Life&Style writer Lula Izzard discusses the popularity of Y2k fashion, the trends association with the diet culture of the 2000s, and what this could mean for body image today
Content Warning: this article contains discussions of body image and eating disorders.
Recently, fashion trends of late 1990s-2000s have seen a resurgence in popularity. Y2K has become popular on TikTok, the costumes in Euphoria are influenced by Y2K fashion, and celebrities such as Bella Hadid and Alexa Demie have been seen wearing Y2K style outfits. Y2K, a style which dominated the late 1990s and mid 2000s, includes crop tops and vests with various logos and graphics, denim mini skirts, and low-waisted jeans. This style of fashion contrasts massively with high waisted jeans which have been popularised during the 2010s, such as mom jeans. It is easy to see the appeal of Y2K fashion, considering the aesthetics’ colourful, bold makeup looks, bright, vibrant clothing and lots of accessories. However, many people who lived through the era from which it originates have raised concerns about the implications of this Y2K revival, such as the impact it will have on beauty standards.
In the 1990s and 2000s, Y2K clothing sparked anguish within the body image of many, with Angela Benedict stating it was ‘like the clothing was built in a way that made your body look distorted’, and arguing that Y2K fashion ‘gave’ her an eating disorder. Others have highlighted the exclusivity of Y2K clothing, which was specifically designed to fit and emphasize thin bodies, while often not being available in larger sizes, with one person stating that the ‘most famous accessory of the 2000s was skinny’. Y2K in the 1990s-2000s was inherently linked with thinness, rigidly encouraging people to conform with this standard in order to access this style, while ostracizing anyone who wore larger sizes.
Various articles have illustrated the changes in beauty standards throughout history regarding the ideal body type for women, with changes in fashion signifying a change in the ideal body type and each decade promoting a different ideal body type and size. In the 1990s and 2000s, extremely thin bodies were exclusively celebrated. In this sense, it is understandable that many are worried that the resurgence of Y2K fashion, a style which was intertwined with the extremely thin beauty standards of the 1990s and 2000s, will cause people to attempt to fit these beauty standards, which are unattainable and dangerous for many people.
The rampant fatphobia and perpetuation of thinness as the ideal beauty standard in the 1990s-2000s is evident in popular films from this era, such as Bridget Jones’s Diary (2001), The Devil Wears Prada (2006) and Mean Girls (2004). Such media has a heavy focus and preoccupation with weight and clothing size, as well as fat-shaming of characters. This kind of writing displays the normalization of this attitude towards body size in society, which promoted thinness and seeking to fit particular clothing sizes.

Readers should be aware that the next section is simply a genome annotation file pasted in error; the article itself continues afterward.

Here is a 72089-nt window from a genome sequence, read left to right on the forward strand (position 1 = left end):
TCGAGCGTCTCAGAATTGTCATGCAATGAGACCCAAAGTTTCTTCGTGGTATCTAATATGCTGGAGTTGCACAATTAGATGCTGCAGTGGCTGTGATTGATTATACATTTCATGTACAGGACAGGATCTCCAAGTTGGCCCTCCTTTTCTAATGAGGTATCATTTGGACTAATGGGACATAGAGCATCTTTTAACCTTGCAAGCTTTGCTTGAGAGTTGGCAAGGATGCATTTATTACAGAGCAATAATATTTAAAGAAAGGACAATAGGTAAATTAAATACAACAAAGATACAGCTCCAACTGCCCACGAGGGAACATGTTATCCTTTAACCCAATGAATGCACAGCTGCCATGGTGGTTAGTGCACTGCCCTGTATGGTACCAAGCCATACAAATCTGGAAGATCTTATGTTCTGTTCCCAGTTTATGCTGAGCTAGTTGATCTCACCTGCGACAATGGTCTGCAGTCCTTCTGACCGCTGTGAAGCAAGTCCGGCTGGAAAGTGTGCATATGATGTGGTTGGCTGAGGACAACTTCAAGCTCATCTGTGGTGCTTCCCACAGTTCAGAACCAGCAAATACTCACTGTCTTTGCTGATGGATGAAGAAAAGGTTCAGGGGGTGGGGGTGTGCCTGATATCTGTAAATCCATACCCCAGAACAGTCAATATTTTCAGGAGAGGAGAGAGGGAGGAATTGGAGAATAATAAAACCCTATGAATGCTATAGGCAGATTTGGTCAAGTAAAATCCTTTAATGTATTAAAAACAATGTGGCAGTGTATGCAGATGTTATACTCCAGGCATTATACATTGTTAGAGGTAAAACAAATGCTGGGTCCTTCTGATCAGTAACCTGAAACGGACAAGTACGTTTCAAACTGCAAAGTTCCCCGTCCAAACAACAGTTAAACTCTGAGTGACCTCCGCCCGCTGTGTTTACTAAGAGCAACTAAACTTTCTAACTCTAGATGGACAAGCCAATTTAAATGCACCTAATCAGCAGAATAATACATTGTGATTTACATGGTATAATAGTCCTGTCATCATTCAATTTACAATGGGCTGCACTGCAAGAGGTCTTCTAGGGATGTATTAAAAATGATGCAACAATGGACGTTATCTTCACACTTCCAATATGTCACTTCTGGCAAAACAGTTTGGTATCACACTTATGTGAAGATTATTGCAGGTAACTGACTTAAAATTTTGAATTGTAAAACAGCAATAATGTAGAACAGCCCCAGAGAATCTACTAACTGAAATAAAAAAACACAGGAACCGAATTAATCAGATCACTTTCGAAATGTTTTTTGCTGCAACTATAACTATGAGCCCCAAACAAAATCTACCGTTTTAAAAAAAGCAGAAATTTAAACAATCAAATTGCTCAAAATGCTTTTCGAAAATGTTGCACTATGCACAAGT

It can also be seen in the misogynistic treatment of celebrities such as Jessica Simpson, who was viciously body-shamed by various media outlets, and Alicia Silverstone, who was similarly body-shamed in the mid-late 1990s following her roles in films such as Batman & Robin (1997). Sirin Kale highlighted how misogyny was intertwined with diet culture and toxic beauty standards, with plus-sized women either being portrayed as ‘figures of fun’ or ‘unlovable’, the bodies of celebrities being cruelly scrutinised, with a ‘celebrity cellulite special’ published in Heat in 2004, and the rise of the size zero, representing a new level of thinness women were pressured to reach. This had a dangerous impact on teenage girls, with eating disorders becoming normalized; Kale even stated that ‘Emerging from the toxic swamp of 2000s diet culture without an eating disorder was a real challenge’.
Others who grew up during this era have discussed the harmful impact of the prevalence of diet culture and rigid beauty standards of the 2000s. Alex Tee highlighted the romanticization of the early 2000s on TikTok, with people stating this era appeared ‘a cooler, better, friendlier, more inclusive time’, however refuted these claims, emphasizing the ‘trend of ultra-slenderness in 2000s media and the prevalent cultural fixation on extreme thinness at the time’, and arguing the ‘decade between 2000-2010 had its own very distinct flavour of toxic body image’. The early 2000s may appear a more fun time, with bright, colourful clothes and makeup, pop-punk and dance music we still listen to, and a lack of social media in the way that it exists today. However, this era was clearly not more inclusive or kinder than our current society, and was a difficult place to grow up in due to the pressure to conform with its harshly restrictive beauty standards.
Overall, I think Y2K, like other fashion trends from the past, can be enjoyed in the present day, however it is important not to glorify the past and forget problematic aspects of it. Plus size fashion bloggers have experimented with and ‘reclaimed’ Y2K fashion on social media, fighting against the original exclusivity of Y2K fashion in the 2000s and demonstrating that this style can be enjoyed by people of all sizes, despite the previous links between thinness and Y2K. Although there are style guides online and in magazines instructing us on the most flattering outfits for our figures, it is okay to defy these rules and wear clothes and experiment with styles that you personally like, regardless of how ‘flattering’ they are deemed by others. It can also be fun to incorporate aspects of styles such as Y2K with your own personal style and clothes you feel comfortable in.
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